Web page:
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Russia-China joint bomber patrol meets Japanese & S. Korean fighters, but missions will go on

Russia-China joint bomber patrol meets Japanese & S. Korean fighters, but missions will go on
Russian and Chinese strategic bombers have flown their first mission together over the Sea of Japan and the East China Sea. Tokyo and Seoul are up in arms, but Moscow points out it's all within international rules and regulations.

Two Russian Tu-95Ms and two Chinese Xian H-6 bombers patrolled a pre-planned route above the Sea of Japan and the East China Sea, “strictly in accordance with international law,” the Russian Defense Ministry said in a statement.

Also on rt.com S. Korean pilots ‘acted unprofessionally’, Russian bombers did not violate airspace – Moscow

Seoul claims the bombers breached its air defense identification zone (also known as KADIZ), but Moscow insists this designation is not supported by any international rules and that no third country's airspace was violated.

In its own response to the intercept, Beijing reminded Seoul that its KADIZ is not the same thing as South Korean internationally recognized airspace, and is therefore not off-limits to aircraft of other countries.

The Chinese foreign ministry spokesperson also warned Seoul to “be careful when using the word 'invasion'.”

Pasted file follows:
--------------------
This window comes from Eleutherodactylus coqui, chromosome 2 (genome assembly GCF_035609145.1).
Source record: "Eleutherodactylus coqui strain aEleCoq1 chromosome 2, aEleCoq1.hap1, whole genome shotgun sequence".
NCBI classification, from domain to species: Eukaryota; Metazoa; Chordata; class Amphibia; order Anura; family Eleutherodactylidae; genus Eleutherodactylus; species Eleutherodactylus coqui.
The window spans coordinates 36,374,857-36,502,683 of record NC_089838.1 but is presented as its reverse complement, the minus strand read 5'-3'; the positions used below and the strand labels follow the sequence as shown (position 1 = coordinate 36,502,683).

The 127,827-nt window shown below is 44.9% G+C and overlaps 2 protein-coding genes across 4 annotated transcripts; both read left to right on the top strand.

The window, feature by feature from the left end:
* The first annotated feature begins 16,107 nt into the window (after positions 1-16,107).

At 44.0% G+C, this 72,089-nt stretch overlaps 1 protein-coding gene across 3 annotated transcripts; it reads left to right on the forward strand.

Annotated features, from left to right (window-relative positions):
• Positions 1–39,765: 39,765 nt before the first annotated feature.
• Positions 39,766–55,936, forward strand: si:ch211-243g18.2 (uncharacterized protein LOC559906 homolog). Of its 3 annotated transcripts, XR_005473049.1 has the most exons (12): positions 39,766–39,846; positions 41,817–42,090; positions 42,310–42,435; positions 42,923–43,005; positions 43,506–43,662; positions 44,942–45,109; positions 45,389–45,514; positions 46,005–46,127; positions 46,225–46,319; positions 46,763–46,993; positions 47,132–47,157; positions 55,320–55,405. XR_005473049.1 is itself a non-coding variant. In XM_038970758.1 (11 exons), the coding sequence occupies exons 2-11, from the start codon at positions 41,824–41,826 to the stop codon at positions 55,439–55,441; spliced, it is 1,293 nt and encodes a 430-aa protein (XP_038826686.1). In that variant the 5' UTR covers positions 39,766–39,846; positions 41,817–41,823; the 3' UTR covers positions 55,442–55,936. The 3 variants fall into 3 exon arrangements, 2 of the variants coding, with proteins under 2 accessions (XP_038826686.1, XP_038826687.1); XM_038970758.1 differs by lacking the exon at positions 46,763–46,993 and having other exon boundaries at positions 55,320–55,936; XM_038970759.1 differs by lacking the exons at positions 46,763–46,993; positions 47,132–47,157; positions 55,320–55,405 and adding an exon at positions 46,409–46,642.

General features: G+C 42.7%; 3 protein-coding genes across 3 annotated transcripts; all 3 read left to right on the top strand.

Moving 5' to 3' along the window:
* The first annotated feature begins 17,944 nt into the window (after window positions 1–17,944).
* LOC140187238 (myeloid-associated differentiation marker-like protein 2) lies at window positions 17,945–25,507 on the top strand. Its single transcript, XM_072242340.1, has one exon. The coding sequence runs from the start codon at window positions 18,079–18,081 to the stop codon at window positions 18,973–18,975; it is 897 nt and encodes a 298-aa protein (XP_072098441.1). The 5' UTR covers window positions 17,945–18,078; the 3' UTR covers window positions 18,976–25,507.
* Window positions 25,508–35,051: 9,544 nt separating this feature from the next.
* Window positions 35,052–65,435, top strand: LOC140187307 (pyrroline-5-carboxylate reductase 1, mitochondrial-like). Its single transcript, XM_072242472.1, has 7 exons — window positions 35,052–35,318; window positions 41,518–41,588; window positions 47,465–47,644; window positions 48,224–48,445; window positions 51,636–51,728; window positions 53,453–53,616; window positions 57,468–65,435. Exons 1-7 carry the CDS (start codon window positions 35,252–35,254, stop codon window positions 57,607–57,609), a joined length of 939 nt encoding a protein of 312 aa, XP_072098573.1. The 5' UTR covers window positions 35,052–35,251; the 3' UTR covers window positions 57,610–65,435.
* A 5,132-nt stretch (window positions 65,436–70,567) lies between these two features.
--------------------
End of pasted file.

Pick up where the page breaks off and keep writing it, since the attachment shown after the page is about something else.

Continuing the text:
The route apparently took the aircraft close to a set of tiny islands in the Sea of Japan, known as the Dokdo islands in South Korea and as Takeshima in Japan, and contested by both nations.

Both countries subsequently scrambled its military aircraft to ward off the bombers. South Korea also claimed its jets had to fire “warning shots,” but Moscow insists these were only flares.

Russia has accused the South Koreans of acting “unprofessionally” and of putting the safety of Russian bombers at risk by dangerously cutting across their path.

The first-ever joint patrol of the long-range aviation in the Pacific was the beginning of a wider program, which aims to boost the ability of Russian and Chinese air forces to work together, Moscow says. The planned program will continue at least through the end of 2019 and is “not aimed against third countries.”

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